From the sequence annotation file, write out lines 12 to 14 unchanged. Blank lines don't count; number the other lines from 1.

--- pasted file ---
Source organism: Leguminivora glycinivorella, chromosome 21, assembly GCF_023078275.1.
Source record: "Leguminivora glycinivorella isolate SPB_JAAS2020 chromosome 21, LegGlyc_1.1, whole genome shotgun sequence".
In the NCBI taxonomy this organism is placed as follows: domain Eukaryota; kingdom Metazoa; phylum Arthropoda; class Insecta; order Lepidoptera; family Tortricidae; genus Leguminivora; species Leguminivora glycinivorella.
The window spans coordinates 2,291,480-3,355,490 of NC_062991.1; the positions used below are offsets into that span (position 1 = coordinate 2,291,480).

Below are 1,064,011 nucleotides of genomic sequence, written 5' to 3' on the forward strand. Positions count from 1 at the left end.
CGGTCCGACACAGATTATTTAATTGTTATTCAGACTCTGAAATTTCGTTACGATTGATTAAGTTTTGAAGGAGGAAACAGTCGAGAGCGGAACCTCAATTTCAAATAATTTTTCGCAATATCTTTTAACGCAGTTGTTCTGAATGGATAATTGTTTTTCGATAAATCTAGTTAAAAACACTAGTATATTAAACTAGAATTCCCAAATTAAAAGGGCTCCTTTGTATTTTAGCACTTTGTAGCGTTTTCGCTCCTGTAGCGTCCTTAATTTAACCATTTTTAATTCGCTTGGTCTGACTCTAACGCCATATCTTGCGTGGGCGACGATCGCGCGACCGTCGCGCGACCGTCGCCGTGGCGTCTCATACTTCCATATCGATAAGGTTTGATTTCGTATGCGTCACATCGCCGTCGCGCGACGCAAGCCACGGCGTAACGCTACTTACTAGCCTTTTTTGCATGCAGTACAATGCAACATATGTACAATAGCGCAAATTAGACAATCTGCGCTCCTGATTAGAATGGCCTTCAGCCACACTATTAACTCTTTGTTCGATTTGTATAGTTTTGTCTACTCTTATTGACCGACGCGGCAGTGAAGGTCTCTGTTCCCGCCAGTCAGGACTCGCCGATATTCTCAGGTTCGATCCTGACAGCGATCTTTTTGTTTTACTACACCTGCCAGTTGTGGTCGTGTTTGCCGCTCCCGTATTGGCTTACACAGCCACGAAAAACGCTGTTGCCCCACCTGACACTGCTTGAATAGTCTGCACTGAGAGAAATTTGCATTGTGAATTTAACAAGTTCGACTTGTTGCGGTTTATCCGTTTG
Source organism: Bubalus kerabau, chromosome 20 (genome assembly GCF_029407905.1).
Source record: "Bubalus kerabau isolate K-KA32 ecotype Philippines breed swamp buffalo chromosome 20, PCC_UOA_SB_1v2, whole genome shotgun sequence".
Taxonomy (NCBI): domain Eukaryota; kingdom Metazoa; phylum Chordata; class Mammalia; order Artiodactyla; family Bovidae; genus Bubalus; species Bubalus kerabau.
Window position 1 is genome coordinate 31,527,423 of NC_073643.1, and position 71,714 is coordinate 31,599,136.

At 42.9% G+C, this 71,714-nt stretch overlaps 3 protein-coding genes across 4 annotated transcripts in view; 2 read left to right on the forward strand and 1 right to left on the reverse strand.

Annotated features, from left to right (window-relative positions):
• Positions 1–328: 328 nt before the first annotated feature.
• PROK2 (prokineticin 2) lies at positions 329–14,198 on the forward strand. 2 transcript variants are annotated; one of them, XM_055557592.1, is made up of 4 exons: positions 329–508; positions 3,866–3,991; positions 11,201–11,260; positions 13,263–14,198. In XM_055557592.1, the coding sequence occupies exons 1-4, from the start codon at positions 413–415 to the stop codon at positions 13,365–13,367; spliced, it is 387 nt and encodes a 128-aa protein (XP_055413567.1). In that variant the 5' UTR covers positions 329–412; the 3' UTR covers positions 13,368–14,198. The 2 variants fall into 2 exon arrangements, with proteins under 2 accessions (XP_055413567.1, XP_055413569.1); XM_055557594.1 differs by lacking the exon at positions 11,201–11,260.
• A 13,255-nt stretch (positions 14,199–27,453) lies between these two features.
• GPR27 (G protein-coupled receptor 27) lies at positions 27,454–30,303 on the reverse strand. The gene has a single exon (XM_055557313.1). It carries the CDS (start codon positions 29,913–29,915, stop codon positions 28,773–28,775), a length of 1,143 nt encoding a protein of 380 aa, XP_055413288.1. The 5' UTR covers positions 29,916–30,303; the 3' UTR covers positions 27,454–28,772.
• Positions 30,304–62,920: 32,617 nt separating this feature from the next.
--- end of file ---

Annotated features, from left to right (window-relative positions):
• Positions 1–328: 328 nt before the first annotated feature.
• PROK2 (prokineticin 2) lies at positions 329–14,198 on the forward strand. 2 transcript variants are annotated; one of them, XM_055557592.1, is made up of 4 exons: positions 329–508; positions 3,866–3,991; positions 11,201–11,260; positions 13,263–14,198. In XM_055557592.1, the coding sequence occupies exons 1-4, from the start codon at positions 413–415 to the stop codon at positions 13,365–13,367; spliced, it is 387 nt and encodes a 128-aa protein (XP_055413567.1). In that variant the 5' UTR covers positions 329–412; the 3' UTR covers positions 13,368–14,198. The 2 variants fall into 2 exon arrangements, with proteins under 2 accessions (XP_055413567.1, XP_055413569.1); XM_055557594.1 differs by lacking the exon at positions 11,201–11,260.